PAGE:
The Baltimore Colts’ 1984 moonlight flit to Indianapolis

Football, NCAAF, CFB, NFL article at Knup Sports

In the early hours of a cold and snowy morning on March 29th, 1984, the Baltimore Colts engaged in one of the greatest acts of subterfuge in NFL history.

One of the things that makes the NFL such fun to follow, is how closely connected the teams are to their city. In fact, much of what defines the character and personality of an NFL is the city it comes from. Whether it is the distinctly Wisconsin fanaticism of the Green Bay Packers, or the laidback tropical temperament of the Miami Dolphins, there are deep connections between sports teams and their geography. In this sense, much of what defines an NFL team is where they hail from and the local community they draw their identity from.

For this reason, if you were looking to make an NFL bet today, one of the most unlikely occurrences you could bet on would be for an NFL team to move locations overnight. This certainly seems to be reflected on many of the popular sports betting websites, with this type of wager rarely getting a glance from bettors.

If and when they do happen, professional sports team moves are usually highly orchestrated affairs. With buy in from numerous commercial stakeholders given the vast sums of money that change hands. Despite this, in the early hours of a cold and snowy morning on March 29th, 1984, the Baltimore Colts engaged in one of the greatest acts of subterfuge in NFL history. Under the cover of darkness, Robert Isray and the Baltimore Colts quite literally packed up the contents of their stadium and snuck out of town, eventually setting up shop in Indianapolis.

As you might expect, this move came as a shock both to Baltimore Colts fans and the wider NFL community, not least because there had been little in the way of a public announcement before the move was initiated on the night of March 28th. This made the sight of movers packing up the contents of the Colts’ stadium into trucks all the more surprising. With the lightly falling snow that night providing a sharp contrast to the hurried movements of the packers.

Despite the suddenness with which the move was executed, in reality it had been coming for quite some time. Robert Isray, then owner of the Baltimore Colts, had gained control of the Colts in 1972 following a trade of his ownership of the LA Rams with Caroll Rosenbloom — the previous owner of the Colts franchise. At this time, the Baltimore Colts were in the tail end of a golden era for the team, having established themselves as being among the best NFL teams during the 1950s. The Baltimore Colts also had a uniquely close relationship to their home city, with the players living and working alongside their fans.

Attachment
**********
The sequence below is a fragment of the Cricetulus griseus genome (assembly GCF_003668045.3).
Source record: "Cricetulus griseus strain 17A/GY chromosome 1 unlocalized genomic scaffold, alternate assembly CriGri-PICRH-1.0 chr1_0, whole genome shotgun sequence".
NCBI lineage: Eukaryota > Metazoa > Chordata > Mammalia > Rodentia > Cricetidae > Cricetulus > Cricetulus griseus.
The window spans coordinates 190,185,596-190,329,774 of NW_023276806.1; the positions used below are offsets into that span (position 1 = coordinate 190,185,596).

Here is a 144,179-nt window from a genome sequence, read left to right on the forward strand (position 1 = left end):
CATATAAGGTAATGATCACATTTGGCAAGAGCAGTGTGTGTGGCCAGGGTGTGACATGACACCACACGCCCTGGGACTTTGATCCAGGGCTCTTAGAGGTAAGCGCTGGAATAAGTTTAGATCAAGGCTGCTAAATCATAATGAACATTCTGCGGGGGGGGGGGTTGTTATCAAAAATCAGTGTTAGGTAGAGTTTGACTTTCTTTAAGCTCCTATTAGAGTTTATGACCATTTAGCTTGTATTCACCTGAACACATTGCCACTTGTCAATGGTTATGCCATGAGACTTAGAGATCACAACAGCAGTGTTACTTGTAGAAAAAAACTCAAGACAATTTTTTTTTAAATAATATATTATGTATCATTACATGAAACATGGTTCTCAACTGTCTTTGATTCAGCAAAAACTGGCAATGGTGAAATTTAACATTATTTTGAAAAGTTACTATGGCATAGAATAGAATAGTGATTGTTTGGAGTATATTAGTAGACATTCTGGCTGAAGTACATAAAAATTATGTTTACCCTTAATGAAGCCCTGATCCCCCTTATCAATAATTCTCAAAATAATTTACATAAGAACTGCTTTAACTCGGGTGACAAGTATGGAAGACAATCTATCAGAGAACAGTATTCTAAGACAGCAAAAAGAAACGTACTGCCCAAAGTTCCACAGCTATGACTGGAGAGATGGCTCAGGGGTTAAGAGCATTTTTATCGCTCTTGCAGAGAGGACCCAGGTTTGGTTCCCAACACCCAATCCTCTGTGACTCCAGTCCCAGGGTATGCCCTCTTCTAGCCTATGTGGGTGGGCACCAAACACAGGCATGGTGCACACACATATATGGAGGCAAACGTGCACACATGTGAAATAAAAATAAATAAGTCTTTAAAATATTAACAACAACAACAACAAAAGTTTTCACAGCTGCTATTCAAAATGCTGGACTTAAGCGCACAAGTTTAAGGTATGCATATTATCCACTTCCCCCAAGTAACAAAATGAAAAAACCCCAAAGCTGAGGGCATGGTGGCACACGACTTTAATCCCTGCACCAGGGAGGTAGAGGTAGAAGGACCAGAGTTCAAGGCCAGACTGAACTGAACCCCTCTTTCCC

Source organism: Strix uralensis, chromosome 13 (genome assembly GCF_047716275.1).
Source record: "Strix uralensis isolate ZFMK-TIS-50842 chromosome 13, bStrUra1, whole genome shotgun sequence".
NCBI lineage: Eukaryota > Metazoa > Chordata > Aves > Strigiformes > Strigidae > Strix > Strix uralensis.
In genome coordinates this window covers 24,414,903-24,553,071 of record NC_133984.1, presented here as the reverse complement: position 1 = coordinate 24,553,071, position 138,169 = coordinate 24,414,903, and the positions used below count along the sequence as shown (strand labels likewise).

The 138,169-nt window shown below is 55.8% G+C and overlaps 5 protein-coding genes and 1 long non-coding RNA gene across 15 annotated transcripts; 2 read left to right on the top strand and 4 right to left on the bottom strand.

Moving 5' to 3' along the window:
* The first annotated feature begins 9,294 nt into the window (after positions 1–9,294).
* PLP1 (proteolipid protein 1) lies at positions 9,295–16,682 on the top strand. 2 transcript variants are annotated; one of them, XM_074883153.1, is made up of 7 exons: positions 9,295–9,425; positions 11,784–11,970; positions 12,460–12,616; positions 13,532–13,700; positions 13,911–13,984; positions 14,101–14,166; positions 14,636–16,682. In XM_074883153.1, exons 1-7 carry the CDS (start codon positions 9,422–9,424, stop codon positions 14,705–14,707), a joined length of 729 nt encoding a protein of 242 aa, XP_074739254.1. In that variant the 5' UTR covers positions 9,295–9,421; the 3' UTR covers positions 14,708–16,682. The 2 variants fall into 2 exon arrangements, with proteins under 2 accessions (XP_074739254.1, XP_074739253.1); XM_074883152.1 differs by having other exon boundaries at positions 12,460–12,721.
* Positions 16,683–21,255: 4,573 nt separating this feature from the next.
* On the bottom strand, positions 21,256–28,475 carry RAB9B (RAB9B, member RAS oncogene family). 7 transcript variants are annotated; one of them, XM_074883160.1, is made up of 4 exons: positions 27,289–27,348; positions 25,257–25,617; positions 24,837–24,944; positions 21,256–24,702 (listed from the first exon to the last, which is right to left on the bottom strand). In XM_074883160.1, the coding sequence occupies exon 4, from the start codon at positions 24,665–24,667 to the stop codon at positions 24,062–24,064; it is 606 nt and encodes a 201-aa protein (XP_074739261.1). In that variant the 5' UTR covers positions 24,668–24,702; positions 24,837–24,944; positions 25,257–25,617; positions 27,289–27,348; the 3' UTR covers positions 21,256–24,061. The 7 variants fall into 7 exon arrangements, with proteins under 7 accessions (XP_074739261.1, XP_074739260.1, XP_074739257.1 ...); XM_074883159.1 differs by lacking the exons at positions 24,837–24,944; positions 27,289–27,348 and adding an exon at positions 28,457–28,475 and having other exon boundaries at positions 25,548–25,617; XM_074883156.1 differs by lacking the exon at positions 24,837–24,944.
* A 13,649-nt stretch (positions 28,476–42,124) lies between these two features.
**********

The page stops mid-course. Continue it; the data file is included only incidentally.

Unfortunately for Isray, his assumption of ownership coincided with the beginning of a downward spiral for the Colts. In the years following their epic Superbowl win in 1971, the Colts struggled to build winning momentum once again. In addition to some contentious player issues, Isray also proved to be a difficult owner to work with and was known for his fearsome temper.

Isray had approached the city of Baltimore authorities in 1984 in an attempt to secure funds for much needed improvements to Memorial Stadium. Unfortunately, Isray’s temperament stymied negotiations and the city authorities turned against him. This was worsened on that fateful day of March 28th, 1984, when the Maryland State Legislature passed a law allowing the City of Baltimore to seize ownership of the team from Isray. This was a remarkable move by the city authorities, and it provoked an equally remarkable action from Isray.

Knowing what fate lay ahead of him, Isray hastily accepted a deal offered by the City of Indianapolis to move the team. The catch was that it had to be executed as quickly as possible before the law came into effect and, even more importantly, before the fans and city authorities knew what was going on. To this end, Isray executed the move on that gloomy night in March 1984.

In terms of the consequences of this move, an NFL franchise did not return to Baltimore until 1996 when the Cleveland Browns secured a deal to move to the city. As we all know, the Browns would eventually become the Ravens and since then have gone on to be one of the more successful NFL teams in recent years.

The Baltimore Colts, who became the Indianapolis Colts following the move, have also managed to experience a decent run of success. Since relocating, they have been able to turn their fortunes around, having gone on to appear in 16 playoffs, win two conference championships and earn a Super Bowl win in 2007.

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